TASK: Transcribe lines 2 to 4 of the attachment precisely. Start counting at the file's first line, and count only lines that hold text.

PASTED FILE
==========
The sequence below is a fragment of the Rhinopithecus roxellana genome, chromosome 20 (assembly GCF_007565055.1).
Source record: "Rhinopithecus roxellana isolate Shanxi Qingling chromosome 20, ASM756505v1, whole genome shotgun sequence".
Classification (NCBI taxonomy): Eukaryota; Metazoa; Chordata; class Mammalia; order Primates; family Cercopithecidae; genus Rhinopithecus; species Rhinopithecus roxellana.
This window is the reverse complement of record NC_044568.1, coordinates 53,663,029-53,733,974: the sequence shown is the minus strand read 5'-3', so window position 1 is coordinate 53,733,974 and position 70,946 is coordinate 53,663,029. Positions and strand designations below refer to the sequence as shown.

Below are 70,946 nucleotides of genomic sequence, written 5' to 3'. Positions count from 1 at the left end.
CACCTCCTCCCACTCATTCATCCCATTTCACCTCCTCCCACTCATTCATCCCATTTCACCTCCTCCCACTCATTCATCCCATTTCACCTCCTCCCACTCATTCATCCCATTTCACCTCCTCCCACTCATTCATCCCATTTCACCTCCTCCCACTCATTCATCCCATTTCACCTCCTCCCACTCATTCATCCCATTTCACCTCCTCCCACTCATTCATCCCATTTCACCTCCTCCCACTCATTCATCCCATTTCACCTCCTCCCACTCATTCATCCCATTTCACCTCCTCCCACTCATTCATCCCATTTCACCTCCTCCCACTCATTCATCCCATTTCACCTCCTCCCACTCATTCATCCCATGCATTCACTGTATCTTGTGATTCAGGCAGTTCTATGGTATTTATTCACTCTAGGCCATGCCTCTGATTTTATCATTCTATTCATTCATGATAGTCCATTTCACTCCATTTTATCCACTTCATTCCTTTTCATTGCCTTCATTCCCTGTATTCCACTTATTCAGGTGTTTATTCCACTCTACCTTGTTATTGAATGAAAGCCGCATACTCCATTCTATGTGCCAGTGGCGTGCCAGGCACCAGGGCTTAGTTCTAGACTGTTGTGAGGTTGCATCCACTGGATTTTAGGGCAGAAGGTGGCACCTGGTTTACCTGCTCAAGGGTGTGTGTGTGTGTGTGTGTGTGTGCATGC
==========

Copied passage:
Source record: "Rhinopithecus roxellana isolate Shanxi Qingling chromosome 20, ASM756505v1, whole genome shotgun sequence".
Classification (NCBI taxonomy): Eukaryota; Metazoa; Chordata; class Mammalia; order Primates; family Cercopithecidae; genus Rhinopithecus; species Rhinopithecus roxellana.
This window is the reverse complement of record NC_044568.1, coordinates 53,663,029-53,733,974: the sequence shown is the minus strand read 5'-3', so window position 1 is coordinate 53,733,974 and position 70,946 is coordinate 53,663,029. Positions and strand designations below refer to the sequence as shown.